“He is a great leader and good person,” said Bradin, now president and CEO of the Global SOF Foundation. “Votel knows operations cold and combined with SOCOM's new responsibilities with changes in the Forces For document (that assigns forces to combatant commands) and the Unified Command Plan, the Geographic Combatant Commands will get a more consistent level of effort and more responsive SOF support. The SOCOM he will command will be better postured, better resourced and tied into a global network that will facilitate future operations.”
McRaven's other major initiative — building a global special operations forces network — is in sync with national security concerns and should remain on track, Maguire said.
Votel's biggest challenges? ”We are still involved in this global SOF initiative for terrorism around the world,” said Brown. “That is going to continually be an issue for him to take on. And I think that we are also into a time of constrained resources. Even though SOCOM probably is not impacted at the level everyone else will, they will still be impacted, and since SOCOM draws on all the service common equipment, any impact on the services is an impact on SOCOM.”
Nan McRaven said she doesn't know her brother's future plans, though whatever they are “I am sure it will bring great things.”
The family, she said, is “so proud of his career and what he has done for the country.”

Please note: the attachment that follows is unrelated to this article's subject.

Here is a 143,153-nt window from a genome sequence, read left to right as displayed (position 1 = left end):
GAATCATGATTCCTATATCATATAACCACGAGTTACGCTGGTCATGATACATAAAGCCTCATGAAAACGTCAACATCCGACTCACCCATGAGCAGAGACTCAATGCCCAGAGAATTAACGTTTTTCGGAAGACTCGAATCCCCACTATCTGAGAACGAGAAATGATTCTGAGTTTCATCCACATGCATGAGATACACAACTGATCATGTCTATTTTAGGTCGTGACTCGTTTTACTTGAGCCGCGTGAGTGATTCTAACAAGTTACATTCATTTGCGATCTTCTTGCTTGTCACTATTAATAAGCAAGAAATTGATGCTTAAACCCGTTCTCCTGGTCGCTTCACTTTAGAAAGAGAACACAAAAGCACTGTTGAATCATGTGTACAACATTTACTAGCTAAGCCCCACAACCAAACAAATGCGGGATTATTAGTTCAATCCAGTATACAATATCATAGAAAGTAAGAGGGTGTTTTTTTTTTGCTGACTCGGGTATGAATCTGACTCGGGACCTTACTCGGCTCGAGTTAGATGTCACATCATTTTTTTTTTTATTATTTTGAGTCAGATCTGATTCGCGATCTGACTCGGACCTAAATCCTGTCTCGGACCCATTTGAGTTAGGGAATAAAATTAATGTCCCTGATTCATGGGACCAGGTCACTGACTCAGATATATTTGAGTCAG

She also said she is looking forward to spending more time with her brother, as is his wife and children.
Like McRaven's sister, retired Vice Adm. Maguire doesn't know for sure what's on the horizon for his old friend.
Maguire said he and McRaven have been close friends for almost four decades. He was in SEAL training a year ahead of McRaven and now McRaven and his wife, Georgeann, serve as godparents to Maguire's sons.
“I've heard all the rumors,” he said, ranging from being named the next chairman of the Joint Chiefs of Staff to running for office as either governor of Texas or even Hillary Clinton's vice presidential candidate.
“I pretty much discount him running for office, at least for right now,” said Maguire. “If he does, he has my vote.”
As for the chairmanship, “I don't think the national leadership will make a decision until toward the end of the year,” said Maguire. “Who knows, he might be out of uniform by then.”
McRaven, who has served 37 years and has been involved with Operation Enduring Freedom since the beginning, has no shortage of options, said Maquire.
“He would like a change of command at the end of August,” said Maguire. “He and his wife will take time off and spend time together and sort things out. They are in no hurry to make hasty decisions.”